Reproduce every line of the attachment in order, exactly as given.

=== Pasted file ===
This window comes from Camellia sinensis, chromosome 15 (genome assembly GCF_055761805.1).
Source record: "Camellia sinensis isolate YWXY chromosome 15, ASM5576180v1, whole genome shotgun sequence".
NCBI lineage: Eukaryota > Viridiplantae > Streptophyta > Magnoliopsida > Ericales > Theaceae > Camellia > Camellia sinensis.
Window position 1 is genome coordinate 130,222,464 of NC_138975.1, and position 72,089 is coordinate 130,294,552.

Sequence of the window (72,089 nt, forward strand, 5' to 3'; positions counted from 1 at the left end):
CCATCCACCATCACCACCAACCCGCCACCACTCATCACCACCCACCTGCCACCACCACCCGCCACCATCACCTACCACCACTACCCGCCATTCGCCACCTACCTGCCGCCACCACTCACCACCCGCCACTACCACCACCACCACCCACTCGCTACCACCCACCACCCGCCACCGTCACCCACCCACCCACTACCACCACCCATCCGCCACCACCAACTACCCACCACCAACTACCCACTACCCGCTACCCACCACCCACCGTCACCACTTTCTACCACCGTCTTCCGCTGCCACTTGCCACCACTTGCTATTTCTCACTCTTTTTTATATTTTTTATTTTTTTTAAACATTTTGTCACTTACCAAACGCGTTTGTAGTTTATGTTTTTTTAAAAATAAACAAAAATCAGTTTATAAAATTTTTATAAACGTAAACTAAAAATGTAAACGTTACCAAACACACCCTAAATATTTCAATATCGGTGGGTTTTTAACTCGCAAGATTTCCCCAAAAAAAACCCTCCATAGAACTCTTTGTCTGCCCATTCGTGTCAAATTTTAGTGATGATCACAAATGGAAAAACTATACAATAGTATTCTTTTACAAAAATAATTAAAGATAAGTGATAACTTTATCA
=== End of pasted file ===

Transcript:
This window comes from Camellia sinensis, chromosome 15 (genome assembly GCF_055761805.1).
Source record: "Camellia sinensis isolate YWXY chromosome 15, ASM5576180v1, whole genome shotgun sequence".
NCBI lineage: Eukaryota > Viridiplantae > Streptophyta > Magnoliopsida > Ericales > Theaceae > Camellia > Camellia sinensis.
Window position 1 is genome coordinate 130,222,464 of NC_138975.1, and position 72,089 is coordinate 130,294,552.

Sequence of the window (72,089 nt, forward strand, 5' to 3'; positions counted from 1 at the left end):
CCATCCACCATCACCACCAACCCGCCACCACTCATCACCACCCACCTGCCACCACCACCCGCCACCATCACCTACCACCACTACCCGCCATTCGCCACCTACCTGCCGCCACCACTCACCACCCGCCACTACCACCACCACCACCCACTCGCTACCACCCACCACCCGCCACCGTCACCCACCCACCCACTACCACCACCCATCCGCCACCACCAACTACCCACCACCAACTACCCACTACCCGCTACCCACCACCCACCGTCACCACTTTCTACCACCGTCTTCCGCTGCCACTTGCCACCACTTGCTATTTCTCACTCTTTTTTATATTTTTTATTTTTTTTAAACATTTTGTCACTTACCAAACGCGTTTGTAGTTTATGTTTTTTTAAAAATAAACAAAAATCAGTTTATAAAATTTTTATAAACGTAAACTAAAAATGTAAACGTTACCAAACACACCCTAAATATTTCAATATCGGTGGGTTTTTAACTCGCAAGATTTCCCCAAAAAAAACCCTCCATAGAACTCTTTGTCTGCCCATTCGTGTCAAATTTTAGTGATGATCACAAATGGAAAAACTATACAATAGTATTCTTTTACAAAAATAATTAAAGATAAGTGATAACTTTATCA